Does Photosynthetic Bark have a Role in the Production of Core vs. Outer Wood?

Barbara L. Gartner

Abstract


This paper hypothesizes a correlation in some species between the cambial age of transition from core (juvenile) to outer (mature) wood and the cambial age of transition from photosynthetic to non-photosynthetic bark. Secondly, this paper hypothesizes that the relationship is causal: a signal produced in relation to the photosynthetic bark affects wood development a few millimeters away. It is further hypothesized that the photosynthetic periderm is replaced by a non-photosynthetic one at light levels below its light compensation point. In T'suga heterophylla and Pseudotsuga menziesii var. menziesii, the cambial age at which the first periderm dies (the base of photosynthetic bark) ranges from 16 to 33 and 12 to 43 years, respectively, for four Oregon Coast Range populations. These values are in the same range as the cambial ages of transition from core to outer wood, as shown by literature values and data reported here on tracheid length in T. heterophylla. In both species, the cambial age at the base of the live crown is not coincident with, nor consistently higher or lower than, the height of the lowest photosynthetic bark. Data presented here are consistent with the photosynthetic bark hypothesis of formation of core wood, but manipulative studies are needed to further explore the relationship.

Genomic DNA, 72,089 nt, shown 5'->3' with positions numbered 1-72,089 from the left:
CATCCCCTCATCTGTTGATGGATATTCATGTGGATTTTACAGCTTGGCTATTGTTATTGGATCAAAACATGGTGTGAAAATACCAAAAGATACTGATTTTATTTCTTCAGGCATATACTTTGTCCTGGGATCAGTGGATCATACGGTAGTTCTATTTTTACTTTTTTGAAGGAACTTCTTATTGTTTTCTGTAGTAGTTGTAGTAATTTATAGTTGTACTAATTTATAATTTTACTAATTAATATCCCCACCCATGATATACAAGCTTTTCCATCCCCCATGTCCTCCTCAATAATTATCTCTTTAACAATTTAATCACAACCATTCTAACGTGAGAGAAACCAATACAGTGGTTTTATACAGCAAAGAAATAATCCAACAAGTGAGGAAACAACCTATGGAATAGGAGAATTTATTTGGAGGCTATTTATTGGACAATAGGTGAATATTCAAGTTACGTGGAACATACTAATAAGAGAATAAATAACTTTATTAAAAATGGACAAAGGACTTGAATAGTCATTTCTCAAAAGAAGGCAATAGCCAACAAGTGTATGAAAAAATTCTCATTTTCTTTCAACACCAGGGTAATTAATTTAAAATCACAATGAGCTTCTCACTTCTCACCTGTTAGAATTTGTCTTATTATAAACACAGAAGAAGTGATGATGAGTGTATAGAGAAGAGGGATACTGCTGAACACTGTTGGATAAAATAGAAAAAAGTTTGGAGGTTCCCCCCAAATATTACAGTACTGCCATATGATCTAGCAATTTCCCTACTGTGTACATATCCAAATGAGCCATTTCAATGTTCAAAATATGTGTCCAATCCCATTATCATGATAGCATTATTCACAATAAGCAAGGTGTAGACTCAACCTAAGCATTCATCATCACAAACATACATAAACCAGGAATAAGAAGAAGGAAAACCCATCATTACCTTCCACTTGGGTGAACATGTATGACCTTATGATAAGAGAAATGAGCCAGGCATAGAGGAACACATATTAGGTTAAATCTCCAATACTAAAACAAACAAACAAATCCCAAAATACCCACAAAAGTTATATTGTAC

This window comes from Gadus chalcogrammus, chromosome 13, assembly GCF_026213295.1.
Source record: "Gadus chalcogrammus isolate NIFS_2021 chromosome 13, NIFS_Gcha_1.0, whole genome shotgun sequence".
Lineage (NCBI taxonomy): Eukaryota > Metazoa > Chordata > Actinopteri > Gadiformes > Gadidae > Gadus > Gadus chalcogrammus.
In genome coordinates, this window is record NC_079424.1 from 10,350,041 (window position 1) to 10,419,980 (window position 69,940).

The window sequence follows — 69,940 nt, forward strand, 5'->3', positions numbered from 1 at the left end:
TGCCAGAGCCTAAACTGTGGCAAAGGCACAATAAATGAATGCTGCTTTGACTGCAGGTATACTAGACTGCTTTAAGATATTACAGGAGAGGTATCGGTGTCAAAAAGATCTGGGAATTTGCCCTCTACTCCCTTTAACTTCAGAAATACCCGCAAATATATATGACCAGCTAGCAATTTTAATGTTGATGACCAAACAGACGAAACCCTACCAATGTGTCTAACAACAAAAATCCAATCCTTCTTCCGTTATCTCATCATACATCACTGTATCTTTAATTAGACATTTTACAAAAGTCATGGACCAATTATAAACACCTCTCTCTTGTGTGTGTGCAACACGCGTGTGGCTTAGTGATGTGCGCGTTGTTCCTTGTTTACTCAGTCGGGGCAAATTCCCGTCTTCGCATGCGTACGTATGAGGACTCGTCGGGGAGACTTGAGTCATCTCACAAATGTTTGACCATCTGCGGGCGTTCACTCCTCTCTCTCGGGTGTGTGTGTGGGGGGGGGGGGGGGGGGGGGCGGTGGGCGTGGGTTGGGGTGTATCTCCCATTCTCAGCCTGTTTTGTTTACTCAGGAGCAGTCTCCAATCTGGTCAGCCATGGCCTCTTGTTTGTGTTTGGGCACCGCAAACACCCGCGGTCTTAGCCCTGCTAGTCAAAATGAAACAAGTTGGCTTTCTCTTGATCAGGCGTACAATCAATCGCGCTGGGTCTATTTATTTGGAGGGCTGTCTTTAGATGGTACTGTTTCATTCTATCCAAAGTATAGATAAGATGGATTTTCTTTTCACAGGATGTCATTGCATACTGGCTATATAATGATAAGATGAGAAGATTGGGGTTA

Keywords


Core wood;crown wood;wood quality;tracheid length;fiber length;periderm;tracheid;juvenile wood;cambium;phellogen

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